EU High Court Limits Businessman’s ‘Right to Be Forgotten’

(CN) – Europe’s recently revamped “right to be forgotten” has limits according to the European Court of Justice, which ruled Thursday that an Italian business group doesn’t owe a man damages for linking him to a bankrupt company in a public database.

Salvatore Manni sued the Lecce, Italy, chamber of commerce, claiming the reason he couldn’t move properties in a tourist complex was because publicly available records named him as the administrator of a company that went bankrupt in the early 1990s.

A court in Lecce agreed and ordered the chamber to make the data linking Manni to the bankruptcy anonymous, and awarded him compensatory damages.

The chamber appealed, leading the appellate court to ask the European Court of Justice whether laws on personal data protection and the disclosure of company documents barred the public from accessing company data. The court also asked whether there is a limit to the amount of time such data should be freely available.

In its preliminary ruling, the EU high court noted the purpose of public company registers is to ensure legal certainty between companies and third parties, and to protect the parties since the only promise companies bring to the table is their assets.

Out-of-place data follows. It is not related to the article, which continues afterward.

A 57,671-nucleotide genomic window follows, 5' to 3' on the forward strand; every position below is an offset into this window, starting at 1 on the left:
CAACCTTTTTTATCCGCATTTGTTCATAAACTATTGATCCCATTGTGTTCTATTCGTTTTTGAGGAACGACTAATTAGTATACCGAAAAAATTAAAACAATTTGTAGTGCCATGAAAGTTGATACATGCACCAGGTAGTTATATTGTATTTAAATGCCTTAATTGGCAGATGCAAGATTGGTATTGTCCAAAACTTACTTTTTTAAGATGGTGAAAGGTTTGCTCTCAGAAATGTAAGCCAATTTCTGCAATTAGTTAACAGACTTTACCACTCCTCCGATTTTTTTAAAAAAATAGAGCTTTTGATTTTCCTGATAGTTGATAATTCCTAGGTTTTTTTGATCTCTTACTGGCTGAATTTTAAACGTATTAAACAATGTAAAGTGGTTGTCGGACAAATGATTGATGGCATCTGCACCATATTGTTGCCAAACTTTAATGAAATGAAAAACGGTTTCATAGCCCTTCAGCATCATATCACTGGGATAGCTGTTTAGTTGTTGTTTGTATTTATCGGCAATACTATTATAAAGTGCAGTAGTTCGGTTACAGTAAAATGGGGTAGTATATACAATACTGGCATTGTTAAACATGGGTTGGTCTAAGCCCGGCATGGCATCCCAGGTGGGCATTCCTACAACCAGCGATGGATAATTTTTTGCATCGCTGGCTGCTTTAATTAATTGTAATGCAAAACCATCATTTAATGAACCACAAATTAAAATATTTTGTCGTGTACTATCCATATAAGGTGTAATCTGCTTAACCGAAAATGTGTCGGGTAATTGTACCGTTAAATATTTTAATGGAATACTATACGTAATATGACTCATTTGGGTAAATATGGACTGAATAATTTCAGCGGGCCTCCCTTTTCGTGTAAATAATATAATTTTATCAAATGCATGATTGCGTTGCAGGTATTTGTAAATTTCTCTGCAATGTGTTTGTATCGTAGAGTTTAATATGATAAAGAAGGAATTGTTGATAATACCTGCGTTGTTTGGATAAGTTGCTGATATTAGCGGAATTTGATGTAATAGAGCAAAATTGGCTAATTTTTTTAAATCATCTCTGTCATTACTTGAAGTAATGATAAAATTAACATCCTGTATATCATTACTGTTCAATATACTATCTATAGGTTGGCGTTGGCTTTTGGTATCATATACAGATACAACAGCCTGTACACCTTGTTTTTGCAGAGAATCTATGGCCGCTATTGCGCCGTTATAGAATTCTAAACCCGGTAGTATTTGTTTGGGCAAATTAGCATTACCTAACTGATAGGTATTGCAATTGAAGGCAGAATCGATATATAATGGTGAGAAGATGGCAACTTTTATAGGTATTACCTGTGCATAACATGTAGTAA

Furthermore, the Luxembourg-based court said the registers need to be available long after companies fold since matters often arise for which the information is necessary. And given the variations in member states’ statutes of limitations, the court said fixing an EU-wide temporal limit on making registers publicly available is impossible.

While the court acknowledged this need conflicts with the constitutional guarantees of right to privacy and personal data protection, it said the limited amount of personal data available in company registers and the choice of individuals to work in business justified the infringement.

The EU court added that there may be cases where a person could have their data removed from a company register, but it should be a rare occurrence handled on a case-by-case basis and many years after the company they worked for has folded. In any case, the court said it’s up to member states to make those exceptions part of their national laws.

As for Manni, the court said his inability to sell tourist units because potential buyers have access to the database linking him to a failed company doesn’t warrant his right to be forgotten. Potential buyers have a legitimate interest in Manni’s past business dealings, the court said.

The high court’s preliminary ruling is binding on the Italian appeals court, which must decide the case accordingly.